Prostaglandin E2 switches from a stimulator to an inhibitor of cell migration after epithelial-to-mesenchymal transition

Ying Ji Li, Nobuhiro Kanaji, Xing Qi Wang, Tadashi Sato, Masanori Nakanishi, Miok Kim, Joel Michalski, Amy J. Nelson, Maha Farid, Hesham Basma, Amol Patil, Myron L. Toews, Xiangde Liu, Stephen I. Rennard

Research output: Contribution to journalArticlepeer-review

9 Scopus citations

Abstract

Epithelial-mesenchymal transition (EMT) is critical for embryonic development, and this process is recapitulated in adults during wound healing, tissue regeneration, fibrosis and cancer progression. Cell migration is believed to play a key role in both normal wound repair and in abnormal tissue remodeling. Prostaglandin E2 (PGE2) inhibits fibroblast chemotaxis, but stimulates chemotaxis in airway epithelial cells. The current study was designed to explore the role of PGE2 and its four receptors on airway epithelial cell migration following EMT using both the Boyden blindwell chamber chemotaxis assay and the wound closure assay. EMT in human bronchial epithelial cells (HBECs) was induced by TGF-β1 and a mixture of cytokines (IL-1β, TNF-α, and IFN-γ). PGE2 and selective agonists for all four EP receptors stimulated chemotaxis and wound closure in HBECs. Following EMT, the EP1 and EP3 agonists were without effect, while the EP2 and EP4 agonists inhibited chemotaxis as did PGE2. The effects of the EP2 and EP4 receptors on HBEC and EMT cell migration were further confirmed by blocking the expected signaling pathways. Taken together, these results demonstrate that PGE2 switches from a stimulator to an inhibitor of cell migration following EMT of airway epithelial cells and that this inhibition is mediated by an altered effect of EP2 and EP4 signaling and an apparent loss of the stimulatory effects of EP1 and EP3. Change in the PGE2 modulation of chemotaxis may play a role in repair following injury.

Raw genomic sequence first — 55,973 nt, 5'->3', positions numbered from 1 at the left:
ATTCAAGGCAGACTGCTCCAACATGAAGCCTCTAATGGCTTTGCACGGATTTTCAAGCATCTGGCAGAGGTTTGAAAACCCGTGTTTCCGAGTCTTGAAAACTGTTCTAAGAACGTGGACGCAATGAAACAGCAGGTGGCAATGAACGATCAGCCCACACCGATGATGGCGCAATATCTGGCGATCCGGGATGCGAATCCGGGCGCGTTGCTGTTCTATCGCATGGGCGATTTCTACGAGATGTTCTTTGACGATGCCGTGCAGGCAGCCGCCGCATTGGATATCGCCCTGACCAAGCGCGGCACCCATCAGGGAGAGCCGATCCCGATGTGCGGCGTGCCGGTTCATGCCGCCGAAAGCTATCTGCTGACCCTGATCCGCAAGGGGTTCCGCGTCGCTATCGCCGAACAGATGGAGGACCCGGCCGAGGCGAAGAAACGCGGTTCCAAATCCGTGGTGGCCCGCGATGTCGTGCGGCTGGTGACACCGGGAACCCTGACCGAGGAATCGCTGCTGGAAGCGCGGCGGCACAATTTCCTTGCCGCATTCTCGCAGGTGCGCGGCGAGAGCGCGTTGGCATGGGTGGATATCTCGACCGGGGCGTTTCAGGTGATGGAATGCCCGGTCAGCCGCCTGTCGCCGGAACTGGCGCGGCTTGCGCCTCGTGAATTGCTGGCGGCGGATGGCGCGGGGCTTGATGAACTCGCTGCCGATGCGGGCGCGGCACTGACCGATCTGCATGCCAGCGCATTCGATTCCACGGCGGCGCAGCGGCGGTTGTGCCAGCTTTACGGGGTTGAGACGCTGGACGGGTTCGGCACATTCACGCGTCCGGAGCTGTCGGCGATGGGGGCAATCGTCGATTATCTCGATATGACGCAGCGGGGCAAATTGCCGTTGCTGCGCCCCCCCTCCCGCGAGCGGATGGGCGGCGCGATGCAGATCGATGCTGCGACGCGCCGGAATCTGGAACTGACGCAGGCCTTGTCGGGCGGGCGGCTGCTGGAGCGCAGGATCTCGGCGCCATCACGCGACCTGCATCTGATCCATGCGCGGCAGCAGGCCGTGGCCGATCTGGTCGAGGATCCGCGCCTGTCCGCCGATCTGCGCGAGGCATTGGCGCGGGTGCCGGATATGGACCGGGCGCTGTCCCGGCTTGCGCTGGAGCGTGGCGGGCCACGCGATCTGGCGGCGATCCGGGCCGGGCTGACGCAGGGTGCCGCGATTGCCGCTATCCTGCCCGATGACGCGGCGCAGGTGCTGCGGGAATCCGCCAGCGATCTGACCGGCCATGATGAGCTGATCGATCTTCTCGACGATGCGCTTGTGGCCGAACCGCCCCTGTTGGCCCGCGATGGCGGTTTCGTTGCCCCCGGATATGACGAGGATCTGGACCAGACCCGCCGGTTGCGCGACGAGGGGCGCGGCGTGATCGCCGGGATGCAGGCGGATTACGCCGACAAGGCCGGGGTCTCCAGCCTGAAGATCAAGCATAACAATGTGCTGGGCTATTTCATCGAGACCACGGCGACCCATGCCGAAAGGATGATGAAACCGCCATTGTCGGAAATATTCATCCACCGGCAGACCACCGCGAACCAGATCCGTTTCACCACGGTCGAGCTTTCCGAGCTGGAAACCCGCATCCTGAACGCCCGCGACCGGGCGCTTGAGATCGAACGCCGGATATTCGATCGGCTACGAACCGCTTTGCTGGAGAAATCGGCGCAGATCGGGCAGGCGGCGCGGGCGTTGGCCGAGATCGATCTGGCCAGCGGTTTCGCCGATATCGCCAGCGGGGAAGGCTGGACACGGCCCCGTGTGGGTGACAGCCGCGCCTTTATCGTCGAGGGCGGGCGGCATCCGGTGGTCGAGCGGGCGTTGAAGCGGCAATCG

Original languageEnglish (US)
Pages (from-to)1-9
Number of pages9
JournalProstaglandins and Other Lipid Mediators
Volume116-117
DOIs
StatePublished - Jan 2015

Keywords

  • Chemotaxis Tissue repair
  • Epithelial-mesenchymal transition
  • PGE

ASJC Scopus subject areas

  • Biochemistry
  • Physiology
  • Pharmacology
  • Cell Biology

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